21 May 2005. A conference "between the summits" organized UNESCO in St. Petersburg, Russia, last weekend, had a lively discussion on the role of content on the Internet. Another heated topic were multi-stakeholder partnerships. A comprehensive report can be found on Rik Panganiban's blog. Participants of the roundtable on the Role of NGOs in the Information society issued a recommentation on the role of UNESCO in the WSIS follow-up. We document it below.
RECOMMENDATIONS: NGO Roundtable Session
19 May 2005
The participants in the Roundtable on NGO Role in the Information Society,
Express deep concern about emerging societal threats such as privatization of public goods (i.e education and research), new forms of surveillance, modification of private information, socially-impacting "spam," and government efforts to threaten NGO independence through legislation and controlled representation.
Reaffirm the need to balance commercial intellectual property rights with rights to access information and the public domain, particularly public information, education and archival material.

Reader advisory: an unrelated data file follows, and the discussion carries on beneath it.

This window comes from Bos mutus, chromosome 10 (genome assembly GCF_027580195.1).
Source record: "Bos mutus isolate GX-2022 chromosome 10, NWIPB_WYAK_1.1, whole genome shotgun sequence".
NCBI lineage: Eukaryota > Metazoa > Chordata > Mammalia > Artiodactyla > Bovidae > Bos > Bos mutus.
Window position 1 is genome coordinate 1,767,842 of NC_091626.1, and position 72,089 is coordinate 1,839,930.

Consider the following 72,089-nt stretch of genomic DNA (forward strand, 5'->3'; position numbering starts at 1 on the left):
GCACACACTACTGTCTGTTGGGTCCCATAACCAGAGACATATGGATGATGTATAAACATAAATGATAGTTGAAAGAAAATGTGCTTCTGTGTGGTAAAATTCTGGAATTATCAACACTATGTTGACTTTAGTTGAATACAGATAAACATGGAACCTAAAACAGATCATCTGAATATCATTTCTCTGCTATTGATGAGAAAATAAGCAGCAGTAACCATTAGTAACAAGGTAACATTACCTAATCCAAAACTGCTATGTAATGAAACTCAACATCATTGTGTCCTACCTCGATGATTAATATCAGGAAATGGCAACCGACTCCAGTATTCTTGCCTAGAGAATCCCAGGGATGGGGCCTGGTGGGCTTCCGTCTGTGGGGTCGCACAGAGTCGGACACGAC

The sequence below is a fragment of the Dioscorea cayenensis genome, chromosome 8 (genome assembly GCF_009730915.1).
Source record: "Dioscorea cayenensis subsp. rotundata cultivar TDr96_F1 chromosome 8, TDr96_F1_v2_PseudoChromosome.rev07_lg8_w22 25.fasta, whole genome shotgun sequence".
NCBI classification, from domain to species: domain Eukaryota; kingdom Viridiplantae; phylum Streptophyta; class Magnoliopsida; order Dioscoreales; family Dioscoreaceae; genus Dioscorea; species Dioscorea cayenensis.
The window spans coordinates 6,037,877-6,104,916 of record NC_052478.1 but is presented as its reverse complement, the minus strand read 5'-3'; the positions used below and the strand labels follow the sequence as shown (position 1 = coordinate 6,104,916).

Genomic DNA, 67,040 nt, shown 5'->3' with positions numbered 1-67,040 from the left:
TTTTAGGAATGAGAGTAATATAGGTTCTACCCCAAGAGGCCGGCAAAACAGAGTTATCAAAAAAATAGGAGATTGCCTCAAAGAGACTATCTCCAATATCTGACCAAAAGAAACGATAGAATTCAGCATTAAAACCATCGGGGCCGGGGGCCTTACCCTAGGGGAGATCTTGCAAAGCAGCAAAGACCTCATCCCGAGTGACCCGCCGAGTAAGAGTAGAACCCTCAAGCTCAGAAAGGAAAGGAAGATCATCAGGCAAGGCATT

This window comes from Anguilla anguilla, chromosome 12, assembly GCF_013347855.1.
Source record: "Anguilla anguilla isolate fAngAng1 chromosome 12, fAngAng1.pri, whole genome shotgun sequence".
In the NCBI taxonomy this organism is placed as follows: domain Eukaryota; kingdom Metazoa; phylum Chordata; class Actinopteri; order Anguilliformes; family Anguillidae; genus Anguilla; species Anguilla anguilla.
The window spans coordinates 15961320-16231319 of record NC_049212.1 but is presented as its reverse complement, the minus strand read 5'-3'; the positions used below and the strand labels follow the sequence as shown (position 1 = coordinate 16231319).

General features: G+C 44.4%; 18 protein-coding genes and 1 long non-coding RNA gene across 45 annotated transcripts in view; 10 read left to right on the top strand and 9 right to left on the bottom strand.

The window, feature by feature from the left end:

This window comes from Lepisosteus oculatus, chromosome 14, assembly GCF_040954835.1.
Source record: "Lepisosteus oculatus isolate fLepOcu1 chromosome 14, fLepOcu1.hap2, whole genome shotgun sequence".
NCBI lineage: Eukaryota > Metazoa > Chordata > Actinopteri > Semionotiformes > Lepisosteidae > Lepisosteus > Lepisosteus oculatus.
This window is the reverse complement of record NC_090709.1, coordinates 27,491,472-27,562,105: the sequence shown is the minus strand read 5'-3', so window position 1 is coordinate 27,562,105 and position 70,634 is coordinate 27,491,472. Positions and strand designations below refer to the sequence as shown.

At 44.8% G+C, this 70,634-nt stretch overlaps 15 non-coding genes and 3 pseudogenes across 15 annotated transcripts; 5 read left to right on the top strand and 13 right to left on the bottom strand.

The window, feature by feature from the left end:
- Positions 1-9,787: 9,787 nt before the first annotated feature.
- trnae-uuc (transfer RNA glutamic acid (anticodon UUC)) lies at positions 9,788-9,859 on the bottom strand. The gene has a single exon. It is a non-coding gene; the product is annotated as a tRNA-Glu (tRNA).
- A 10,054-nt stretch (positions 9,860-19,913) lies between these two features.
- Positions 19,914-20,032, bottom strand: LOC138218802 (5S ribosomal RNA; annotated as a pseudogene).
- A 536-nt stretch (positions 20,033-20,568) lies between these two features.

Note that civil society and especially NGOs play an important role in balancing the interest of government and the private sector, humanizing the Information Society, serving several functions from watchdog to protester, advocate, policy expert and implementer.
Civil society considers that UNESCO is an enabler and integrator of co-structures between governments and non-government parties. In order for civil society to fully support UNESCO, the organization should:
1. model effective ICT partnerships with civil society and the private sector for other institutions, by demonstrating clear rules of conduct, transparency, human social capital, balanced representation, equal participation, and focused workplans and evaluations.
2. encourage other stakeholders to engage with civil society by initiating partnerships, facilitating support and funding for civil society partication, capacity-building, reaching beyond traditional UNESCO and UN NGO communities.
3. Promote the idea that ICT content issues that matter, including freedom of expression and of the media (online and offline), cultural diversity, capacity-building, and universal access to information, emphasizing the principle of openness, including open source, open standards and open content.
4. Facilitate the sharing of information, analysis and best-practices among civil society networks at the local, regional and national levels.
5. Support a post-WSIS evaluation process through an international independent body to monitor policy development and fund people-centered research. This body would provide an evaluation mechanism that corresponds to criteria established by civil society, particularly the research community, so that civil society is brought into ICT policy from the design phase to implementation.